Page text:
It's the second time in only a few days that I read this, so I guess I have to comment on it.
Today I had some minor problems loading my GMail account, so it showed me an error as follows:
Alright, so imagine I am a naive computer user who just got this message and I obviously believe what they are saying. Now I am going to go ahead and disable my firewall altogether and live happily ever after -- until I come across the first script kiddie that turns my workstation into a spam bot, virus nest, or both.
Similar issue: That blogger on MSDN.com who nicely suggested to switch off the Phising protection altogether when the CPU usage of your new instance of MSIE 7 spikes on some AJAX websites. -- While he meanwhile revised it to an acceptable "add these individual sites to a whitelist for which you switch off the phishing protection", his initial suggestion was just as bad as the one up there by Google.
Come on, people. Not everybody is a computer geek. People actually believe what you are writing there.
So please start thinking before you type. Having people switch all their security features off first (but burying the information that this might be a bad idea somewhere deep inside the help files) is harmful and -- sorry -- just plain stupid. People will switch it all off, they will see that "everything works" and they will stop reading about the issue right afterwards.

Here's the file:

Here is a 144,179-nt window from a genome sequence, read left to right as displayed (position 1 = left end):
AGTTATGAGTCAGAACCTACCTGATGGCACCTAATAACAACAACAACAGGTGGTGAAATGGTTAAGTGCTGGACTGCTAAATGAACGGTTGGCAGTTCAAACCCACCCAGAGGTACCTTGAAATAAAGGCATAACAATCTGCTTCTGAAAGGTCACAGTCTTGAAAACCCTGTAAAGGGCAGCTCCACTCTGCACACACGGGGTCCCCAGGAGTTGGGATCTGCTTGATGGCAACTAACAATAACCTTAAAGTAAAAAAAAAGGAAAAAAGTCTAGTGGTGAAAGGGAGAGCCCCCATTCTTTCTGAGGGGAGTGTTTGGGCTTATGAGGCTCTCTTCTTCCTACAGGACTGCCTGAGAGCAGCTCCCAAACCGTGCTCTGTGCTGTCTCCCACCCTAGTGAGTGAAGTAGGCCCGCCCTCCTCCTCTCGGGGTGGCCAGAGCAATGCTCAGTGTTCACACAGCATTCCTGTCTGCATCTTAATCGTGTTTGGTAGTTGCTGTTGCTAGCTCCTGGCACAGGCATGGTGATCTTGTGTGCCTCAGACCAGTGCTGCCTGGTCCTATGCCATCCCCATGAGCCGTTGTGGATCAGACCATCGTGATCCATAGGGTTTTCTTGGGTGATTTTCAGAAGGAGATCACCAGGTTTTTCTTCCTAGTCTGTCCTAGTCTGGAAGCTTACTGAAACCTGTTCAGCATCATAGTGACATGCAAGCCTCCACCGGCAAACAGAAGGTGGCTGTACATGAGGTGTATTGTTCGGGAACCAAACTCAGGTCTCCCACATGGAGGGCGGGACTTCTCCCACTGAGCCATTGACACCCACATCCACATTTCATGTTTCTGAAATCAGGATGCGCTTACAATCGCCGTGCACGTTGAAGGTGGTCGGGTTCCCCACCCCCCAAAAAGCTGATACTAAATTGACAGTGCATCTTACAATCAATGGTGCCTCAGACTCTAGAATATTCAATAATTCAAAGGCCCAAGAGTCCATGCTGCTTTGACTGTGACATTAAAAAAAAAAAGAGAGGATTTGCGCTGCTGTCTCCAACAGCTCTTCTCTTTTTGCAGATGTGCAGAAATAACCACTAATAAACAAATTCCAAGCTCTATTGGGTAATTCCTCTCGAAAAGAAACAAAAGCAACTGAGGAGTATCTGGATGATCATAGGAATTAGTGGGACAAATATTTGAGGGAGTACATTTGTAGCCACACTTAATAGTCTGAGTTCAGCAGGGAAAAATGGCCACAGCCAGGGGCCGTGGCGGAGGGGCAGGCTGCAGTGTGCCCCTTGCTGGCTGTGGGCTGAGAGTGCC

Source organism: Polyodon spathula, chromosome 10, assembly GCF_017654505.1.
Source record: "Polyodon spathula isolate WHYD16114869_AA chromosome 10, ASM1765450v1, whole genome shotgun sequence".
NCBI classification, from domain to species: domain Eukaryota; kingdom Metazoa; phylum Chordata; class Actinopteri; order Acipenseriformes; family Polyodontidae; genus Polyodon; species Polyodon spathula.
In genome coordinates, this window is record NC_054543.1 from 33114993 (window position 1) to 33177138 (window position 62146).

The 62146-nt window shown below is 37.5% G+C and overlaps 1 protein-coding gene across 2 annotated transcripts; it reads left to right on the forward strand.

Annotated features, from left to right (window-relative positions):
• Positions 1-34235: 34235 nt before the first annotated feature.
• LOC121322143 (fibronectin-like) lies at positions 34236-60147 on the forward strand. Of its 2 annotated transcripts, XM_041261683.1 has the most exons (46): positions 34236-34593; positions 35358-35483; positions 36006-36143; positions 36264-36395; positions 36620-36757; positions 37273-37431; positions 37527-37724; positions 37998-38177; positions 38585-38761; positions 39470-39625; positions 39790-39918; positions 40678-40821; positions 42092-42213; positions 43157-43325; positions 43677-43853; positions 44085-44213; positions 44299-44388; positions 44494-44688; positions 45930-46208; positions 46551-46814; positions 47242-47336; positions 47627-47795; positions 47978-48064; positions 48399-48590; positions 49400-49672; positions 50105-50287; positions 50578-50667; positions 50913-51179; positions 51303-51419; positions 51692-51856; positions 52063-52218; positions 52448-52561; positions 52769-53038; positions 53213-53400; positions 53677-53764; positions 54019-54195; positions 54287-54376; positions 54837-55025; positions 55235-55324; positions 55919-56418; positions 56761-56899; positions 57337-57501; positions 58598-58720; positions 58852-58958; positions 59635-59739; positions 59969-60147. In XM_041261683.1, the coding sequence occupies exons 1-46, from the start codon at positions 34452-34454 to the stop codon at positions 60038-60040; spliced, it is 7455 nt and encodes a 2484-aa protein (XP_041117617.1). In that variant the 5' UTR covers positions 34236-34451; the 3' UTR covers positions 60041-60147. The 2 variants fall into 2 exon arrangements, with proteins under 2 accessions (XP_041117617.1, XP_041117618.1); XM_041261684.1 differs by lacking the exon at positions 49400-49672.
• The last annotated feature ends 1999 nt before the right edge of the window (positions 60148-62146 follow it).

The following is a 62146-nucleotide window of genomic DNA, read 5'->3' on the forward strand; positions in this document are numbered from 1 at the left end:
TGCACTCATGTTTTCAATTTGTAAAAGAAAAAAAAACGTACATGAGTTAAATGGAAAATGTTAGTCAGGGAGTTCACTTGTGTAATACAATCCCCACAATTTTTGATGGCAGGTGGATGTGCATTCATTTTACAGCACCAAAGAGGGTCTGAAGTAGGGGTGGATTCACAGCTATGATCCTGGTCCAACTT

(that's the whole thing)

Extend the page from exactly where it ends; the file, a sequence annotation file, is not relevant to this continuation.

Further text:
If you really, really, really have to have them switch off part of their software (which is not too surprising for some paranoid security products), at least spend half a minute explaining how the workaround can be done securely, and only for the page in question.
You owe this to your customers. Or, to put it differently: If you handle your customers' privacy as carelessly as you handle their web security, I sincerely hope nobody ever tells you their social security number.